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Posts Tagged ‘Corona Virus’

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Like the giant rock, balancing in the desert

on a slender pillar of sand. Like the way

the full moon seems so much larger

when it first rises. Like how the bluebird,

smaller than my open hand, migrates

up to two-thousand miles in the spring.

 

Every day, the world bewilders me,

as if daring me to believe in other

impossible things. Like how closeness

to death makes us more alive.

Like people all over the world

choosing kindness over chaos.

Like love, that against all odds,

continues to grow.

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Eadem mutata resurgo

Latin motto: Changed, I rise again

 

 

Sometimes in spring

I can still find the dried seeds

of the mountain mahogany

clinging to the ends

of the branches—

feathery golden spirals,

logarithmic and light.

 

How the universe

loves a pattern,

an elegant mathematics—

this same spiral is found

in spider webs, sunflowers,

snail shells, cyclones, the arms

of galaxies, the human ear,

even in the nerves of my cornea

 

that help me to see

the very pattern that

gives me the ability to see.

I want to find the self-similar spiral curve

that informs kindness and strength

as it spreads through a people. I want

to find the equation that calculates

an exponentially growing radius of love.

I want to find the dynamic beauty in us

 

that amplifies as it moves out

with ever increasing speed

from the infinite center.

I want to embody the trustworthy constant

that inspires our species to be better,

want to know the recursive courage that drives us

to thrive in difficult times.

Our potential, endless, yet humble

as last year’s seed in my hand, ready

to be planted, to sprout, to grow.

 

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Hello Friends,

If you were unable to join us live for our April 3, 2020, reading, you can catch me and my friend Albert Flynn DeSilver doing a special online reading … about an hour long total. We each read for 15 minutes at the beginning, then open it up for a discussion based on viewer comments about the role of poetry in our lives right now.

I read exclusively poems written in the last three weeks–all of them found here on A Hundred Falling Veils–all of them speaking to the world we are in right now.

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Dear Other Version of Myself,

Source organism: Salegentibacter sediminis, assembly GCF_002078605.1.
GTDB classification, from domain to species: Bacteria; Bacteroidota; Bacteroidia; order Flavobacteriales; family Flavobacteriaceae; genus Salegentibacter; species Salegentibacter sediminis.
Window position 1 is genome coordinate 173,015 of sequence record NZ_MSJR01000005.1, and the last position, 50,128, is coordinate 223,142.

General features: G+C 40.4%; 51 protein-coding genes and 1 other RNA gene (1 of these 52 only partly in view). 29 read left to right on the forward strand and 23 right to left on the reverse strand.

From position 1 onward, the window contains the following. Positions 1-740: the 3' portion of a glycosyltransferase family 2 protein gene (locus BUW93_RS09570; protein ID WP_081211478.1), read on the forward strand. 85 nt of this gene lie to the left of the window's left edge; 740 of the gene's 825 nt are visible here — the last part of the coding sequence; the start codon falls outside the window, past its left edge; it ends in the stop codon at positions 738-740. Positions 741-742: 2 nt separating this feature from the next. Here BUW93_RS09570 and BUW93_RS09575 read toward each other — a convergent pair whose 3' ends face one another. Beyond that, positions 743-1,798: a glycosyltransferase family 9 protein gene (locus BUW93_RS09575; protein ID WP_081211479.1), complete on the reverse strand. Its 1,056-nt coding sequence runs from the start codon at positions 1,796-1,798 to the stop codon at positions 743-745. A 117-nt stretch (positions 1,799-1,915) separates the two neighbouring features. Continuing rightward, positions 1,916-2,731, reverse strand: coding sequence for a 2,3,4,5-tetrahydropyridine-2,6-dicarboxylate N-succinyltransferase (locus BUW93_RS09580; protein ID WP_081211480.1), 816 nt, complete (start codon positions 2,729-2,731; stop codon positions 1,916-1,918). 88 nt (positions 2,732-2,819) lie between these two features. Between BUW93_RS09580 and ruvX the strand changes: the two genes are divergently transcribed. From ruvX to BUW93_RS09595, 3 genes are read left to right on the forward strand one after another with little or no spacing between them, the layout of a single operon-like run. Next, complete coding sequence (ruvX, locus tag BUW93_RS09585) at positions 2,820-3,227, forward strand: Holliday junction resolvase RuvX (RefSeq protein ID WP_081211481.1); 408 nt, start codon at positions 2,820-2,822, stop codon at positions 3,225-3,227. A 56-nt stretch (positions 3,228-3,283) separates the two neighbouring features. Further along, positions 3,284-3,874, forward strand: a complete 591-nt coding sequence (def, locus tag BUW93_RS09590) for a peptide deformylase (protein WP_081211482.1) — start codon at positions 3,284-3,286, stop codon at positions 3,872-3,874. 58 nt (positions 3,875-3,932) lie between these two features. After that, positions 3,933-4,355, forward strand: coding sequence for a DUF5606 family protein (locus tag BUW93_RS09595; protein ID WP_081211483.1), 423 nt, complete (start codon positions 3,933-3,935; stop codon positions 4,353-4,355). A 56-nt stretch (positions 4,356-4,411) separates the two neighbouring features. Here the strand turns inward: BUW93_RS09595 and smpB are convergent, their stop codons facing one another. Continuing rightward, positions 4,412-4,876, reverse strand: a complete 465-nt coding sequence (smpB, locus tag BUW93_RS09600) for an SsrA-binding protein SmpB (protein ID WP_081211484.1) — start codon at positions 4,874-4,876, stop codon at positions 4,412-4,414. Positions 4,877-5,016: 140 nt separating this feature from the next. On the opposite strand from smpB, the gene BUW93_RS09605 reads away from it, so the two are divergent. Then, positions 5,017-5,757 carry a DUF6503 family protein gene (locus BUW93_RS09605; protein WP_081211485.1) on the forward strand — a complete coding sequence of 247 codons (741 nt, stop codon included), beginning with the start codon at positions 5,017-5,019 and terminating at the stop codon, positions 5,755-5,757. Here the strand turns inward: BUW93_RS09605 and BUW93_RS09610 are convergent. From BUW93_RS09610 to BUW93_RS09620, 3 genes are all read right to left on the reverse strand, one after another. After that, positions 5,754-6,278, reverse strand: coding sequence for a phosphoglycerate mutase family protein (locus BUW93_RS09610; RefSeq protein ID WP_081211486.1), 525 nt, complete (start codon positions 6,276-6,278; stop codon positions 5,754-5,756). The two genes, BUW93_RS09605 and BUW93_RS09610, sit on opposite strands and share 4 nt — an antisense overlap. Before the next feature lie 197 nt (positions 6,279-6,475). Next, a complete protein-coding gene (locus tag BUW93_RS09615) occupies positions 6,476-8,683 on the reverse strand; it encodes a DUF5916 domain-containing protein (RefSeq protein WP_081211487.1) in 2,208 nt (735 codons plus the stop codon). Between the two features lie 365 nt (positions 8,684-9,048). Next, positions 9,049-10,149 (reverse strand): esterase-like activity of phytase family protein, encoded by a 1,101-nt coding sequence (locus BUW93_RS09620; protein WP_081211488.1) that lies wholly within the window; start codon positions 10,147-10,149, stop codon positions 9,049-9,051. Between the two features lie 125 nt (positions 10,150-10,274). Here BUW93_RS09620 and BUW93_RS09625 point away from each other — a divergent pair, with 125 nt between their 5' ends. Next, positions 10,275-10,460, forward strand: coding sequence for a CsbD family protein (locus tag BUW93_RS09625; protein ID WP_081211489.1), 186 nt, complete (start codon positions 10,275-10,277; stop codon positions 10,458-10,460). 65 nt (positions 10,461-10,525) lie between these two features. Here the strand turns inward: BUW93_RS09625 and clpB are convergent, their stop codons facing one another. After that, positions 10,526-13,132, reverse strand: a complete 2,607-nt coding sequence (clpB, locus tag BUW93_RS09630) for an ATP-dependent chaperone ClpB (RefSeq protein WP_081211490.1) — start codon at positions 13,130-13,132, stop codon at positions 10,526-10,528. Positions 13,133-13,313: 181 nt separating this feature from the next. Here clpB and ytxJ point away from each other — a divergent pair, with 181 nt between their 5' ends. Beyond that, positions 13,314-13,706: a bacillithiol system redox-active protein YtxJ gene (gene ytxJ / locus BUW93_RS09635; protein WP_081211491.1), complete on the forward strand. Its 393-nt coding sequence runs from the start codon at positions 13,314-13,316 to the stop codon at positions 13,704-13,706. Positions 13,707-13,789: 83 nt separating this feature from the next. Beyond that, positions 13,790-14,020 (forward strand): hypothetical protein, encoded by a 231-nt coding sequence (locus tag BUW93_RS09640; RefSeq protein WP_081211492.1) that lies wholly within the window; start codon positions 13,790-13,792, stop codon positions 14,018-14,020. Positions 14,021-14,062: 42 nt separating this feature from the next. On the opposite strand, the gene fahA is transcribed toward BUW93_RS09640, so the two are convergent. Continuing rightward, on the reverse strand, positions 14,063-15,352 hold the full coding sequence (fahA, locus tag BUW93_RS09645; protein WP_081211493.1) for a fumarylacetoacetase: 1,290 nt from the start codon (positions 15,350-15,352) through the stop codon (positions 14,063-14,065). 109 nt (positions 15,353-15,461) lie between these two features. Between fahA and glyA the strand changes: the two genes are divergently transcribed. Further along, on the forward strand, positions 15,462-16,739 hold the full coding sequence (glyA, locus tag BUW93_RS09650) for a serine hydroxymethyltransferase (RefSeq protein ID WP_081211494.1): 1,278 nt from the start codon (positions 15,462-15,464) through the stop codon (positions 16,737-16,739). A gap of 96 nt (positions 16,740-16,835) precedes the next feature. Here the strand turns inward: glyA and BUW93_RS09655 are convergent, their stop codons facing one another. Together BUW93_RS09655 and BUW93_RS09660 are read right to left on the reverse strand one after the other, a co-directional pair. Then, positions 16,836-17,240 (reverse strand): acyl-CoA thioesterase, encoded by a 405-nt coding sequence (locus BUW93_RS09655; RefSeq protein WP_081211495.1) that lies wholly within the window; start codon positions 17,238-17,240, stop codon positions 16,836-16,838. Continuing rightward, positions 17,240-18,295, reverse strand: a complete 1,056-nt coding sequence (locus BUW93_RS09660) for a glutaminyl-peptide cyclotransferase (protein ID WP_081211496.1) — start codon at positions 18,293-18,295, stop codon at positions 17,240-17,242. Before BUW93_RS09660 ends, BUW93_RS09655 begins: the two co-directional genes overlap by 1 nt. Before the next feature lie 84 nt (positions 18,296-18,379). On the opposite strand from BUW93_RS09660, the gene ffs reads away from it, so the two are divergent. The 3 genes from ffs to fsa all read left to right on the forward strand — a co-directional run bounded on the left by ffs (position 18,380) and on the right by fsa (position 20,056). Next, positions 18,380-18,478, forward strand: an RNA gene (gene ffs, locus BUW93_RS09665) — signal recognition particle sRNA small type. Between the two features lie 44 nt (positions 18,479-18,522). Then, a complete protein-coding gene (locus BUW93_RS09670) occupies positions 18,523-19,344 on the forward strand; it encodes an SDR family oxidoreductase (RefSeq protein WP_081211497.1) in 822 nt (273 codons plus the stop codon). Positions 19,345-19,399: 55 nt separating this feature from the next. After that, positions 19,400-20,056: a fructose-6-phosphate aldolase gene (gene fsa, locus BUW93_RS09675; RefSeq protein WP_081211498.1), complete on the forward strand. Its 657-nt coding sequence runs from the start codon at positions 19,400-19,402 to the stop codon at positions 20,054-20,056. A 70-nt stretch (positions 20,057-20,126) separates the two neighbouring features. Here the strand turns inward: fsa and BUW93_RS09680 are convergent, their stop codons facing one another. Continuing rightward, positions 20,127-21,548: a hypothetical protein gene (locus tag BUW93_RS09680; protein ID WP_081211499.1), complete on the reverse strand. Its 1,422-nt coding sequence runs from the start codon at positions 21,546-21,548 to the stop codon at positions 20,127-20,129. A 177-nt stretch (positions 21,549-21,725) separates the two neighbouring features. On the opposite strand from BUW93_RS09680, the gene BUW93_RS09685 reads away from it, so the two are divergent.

In my calendar, it’s April second

and you are going to an event tonight

at a bookstore in another town

where the people will gather

and hug each other and taste

each other’s wine. You live in a world

that no longer exists, and every day

I try to reconcile it—how you

had plans to go camping next weekend,

how you were going to go to the theater

with no mask, no gloves,

no sense of your body as a weapon.

 

Every day, your life, which once was my life,

seems increasingly impossible.

Every day, these two worlds are farther apart—

the one in which you were getting on a plane

to visit your mother

and the one in which I put on rubber gloves

to go to the post office box.

I remember how seldom you washed

your hands for fear that someone you love

would die. I remember what it was like

to hug my friends with no worry

of harming them, to go to a restaurant,

to plan for a day past tomorrow.

 

 

 

 

 

 

 

 

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also known as Johnny jump up, heart’s ease, heart’s delight, come and cuddle me

 

 

Into the shade by the porch

bloomed the first wild pansy,

its small yellow face sunny

and eager and open.

 

The Athenians used to make

the tiny flowers into syrup

to moderate anger and

to comfort and strengthen the heart.

 

And here it is today,

small volunteer beauty,

growing in this patch of dirt

where nothing else wants to grow.

 

This tiny garden is but one of many

concurrent realities—others involve

hospitals short of beds, loved ones

gone, doctors scared to go home.

 

Our hearts need strengthening.

Little violet, we’re learning, too,

how to be surrounded by death

and still rise up, bring healing as we bloom.